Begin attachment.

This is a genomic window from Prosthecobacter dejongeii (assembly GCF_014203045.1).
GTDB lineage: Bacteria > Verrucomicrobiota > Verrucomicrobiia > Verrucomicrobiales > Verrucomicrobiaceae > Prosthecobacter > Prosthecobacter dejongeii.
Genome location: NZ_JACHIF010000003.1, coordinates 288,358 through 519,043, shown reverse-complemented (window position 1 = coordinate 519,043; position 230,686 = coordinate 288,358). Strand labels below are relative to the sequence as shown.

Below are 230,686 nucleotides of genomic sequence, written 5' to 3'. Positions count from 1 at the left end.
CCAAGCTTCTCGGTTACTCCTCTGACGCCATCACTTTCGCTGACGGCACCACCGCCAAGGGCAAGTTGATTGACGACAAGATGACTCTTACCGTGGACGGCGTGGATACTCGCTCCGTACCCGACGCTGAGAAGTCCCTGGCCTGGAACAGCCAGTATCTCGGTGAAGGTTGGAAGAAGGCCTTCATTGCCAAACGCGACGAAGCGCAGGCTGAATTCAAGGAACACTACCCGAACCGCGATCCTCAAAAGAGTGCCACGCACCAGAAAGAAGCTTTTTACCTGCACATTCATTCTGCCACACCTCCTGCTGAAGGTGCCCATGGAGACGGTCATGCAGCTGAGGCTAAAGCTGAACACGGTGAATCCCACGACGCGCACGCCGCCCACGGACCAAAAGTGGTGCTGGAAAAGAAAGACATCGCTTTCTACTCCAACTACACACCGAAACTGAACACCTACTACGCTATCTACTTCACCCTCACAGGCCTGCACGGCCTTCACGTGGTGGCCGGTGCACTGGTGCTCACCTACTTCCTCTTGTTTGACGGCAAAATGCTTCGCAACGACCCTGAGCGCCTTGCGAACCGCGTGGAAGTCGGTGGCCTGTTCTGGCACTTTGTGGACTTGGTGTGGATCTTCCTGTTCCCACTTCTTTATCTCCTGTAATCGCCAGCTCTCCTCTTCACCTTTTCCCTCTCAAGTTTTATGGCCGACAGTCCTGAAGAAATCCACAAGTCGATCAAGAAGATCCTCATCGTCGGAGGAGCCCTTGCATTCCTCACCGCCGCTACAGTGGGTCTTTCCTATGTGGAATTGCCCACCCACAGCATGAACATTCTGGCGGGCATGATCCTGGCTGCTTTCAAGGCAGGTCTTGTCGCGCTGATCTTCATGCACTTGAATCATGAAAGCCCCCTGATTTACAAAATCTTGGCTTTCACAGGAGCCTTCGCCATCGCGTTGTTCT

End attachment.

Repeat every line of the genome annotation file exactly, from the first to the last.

This is a genomic window from Prosthecobacter dejongeii (assembly GCF_014203045.1).
GTDB lineage: Bacteria > Verrucomicrobiota > Verrucomicrobiia > Verrucomicrobiales > Verrucomicrobiaceae > Prosthecobacter > Prosthecobacter dejongeii.
Genome location: NZ_JACHIF010000003.1, coordinates 288,358 through 519,043, shown reverse-complemented (window position 1 = coordinate 519,043; position 230,686 = coordinate 288,358). Strand labels below are relative to the sequence as shown.

Below are 230,686 nucleotides of genomic sequence, written 5' to 3'. Positions count from 1 at the left end.
CCAAGCTTCTCGGTTACTCCTCTGACGCCATCACTTTCGCTGACGGCACCACCGCCAAGGGCAAGTTGATTGACGACAAGATGACTCTTACCGTGGACGGCGTGGATACTCGCTCCGTACCCGACGCTGAGAAGTCCCTGGCCTGGAACAGCCAGTATCTCGGTGAAGGTTGGAAGAAGGCCTTCATTGCCAAACGCGACGAAGCGCAGGCTGAATTCAAGGAACACTACCCGAACCGCGATCCTCAAAAGAGTGCCACGCACCAGAAAGAAGCTTTTTACCTGCACATTCATTCTGCCACACCTCCTGCTGAAGGTGCCCATGGAGACGGTCATGCAGCTGAGGCTAAAGCTGAACACGGTGAATCCCACGACGCGCACGCCGCCCACGGACCAAAAGTGGTGCTGGAAAAGAAAGACATCGCTTTCTACTCCAACTACACACCGAAACTGAACACCTACTACGCTATCTACTTCACCCTCACAGGCCTGCACGGCCTTCACGTGGTGGCCGGTGCACTGGTGCTCACCTACTTCCTCTTGTTTGACGGCAAAATGCTTCGCAACGACCCTGAGCGCCTTGCGAACCGCGTGGAAGTCGGTGGCCTGTTCTGGCACTTTGTGGACTTGGTGTGGATCTTCCTGTTCCCACTTCTTTATCTCCTGTAATCGCCAGCTCTCCTCTTCACCTTTTCCCTCTCAAGTTTTATGGCCGACAGTCCTGAAGAAATCCACAAGTCGATCAAGAAGATCCTCATCGTCGGAGGAGCCCTTGCATTCCTCACCGCCGCTACAGTGGGTCTTTCCTATGTGGAATTGCCCACCCACAGCATGAACATTCTGGCGGGCATGATCCTGGCTGCTTTCAAGGCAGGTCTTGTCGCGCTGATCTTCATGCACTTGAATCATGAAAGCCCCCTGATTTACAAAATCTTGGCTTTCACAGGAGCCTTCGCCATCGCGTTGTTCT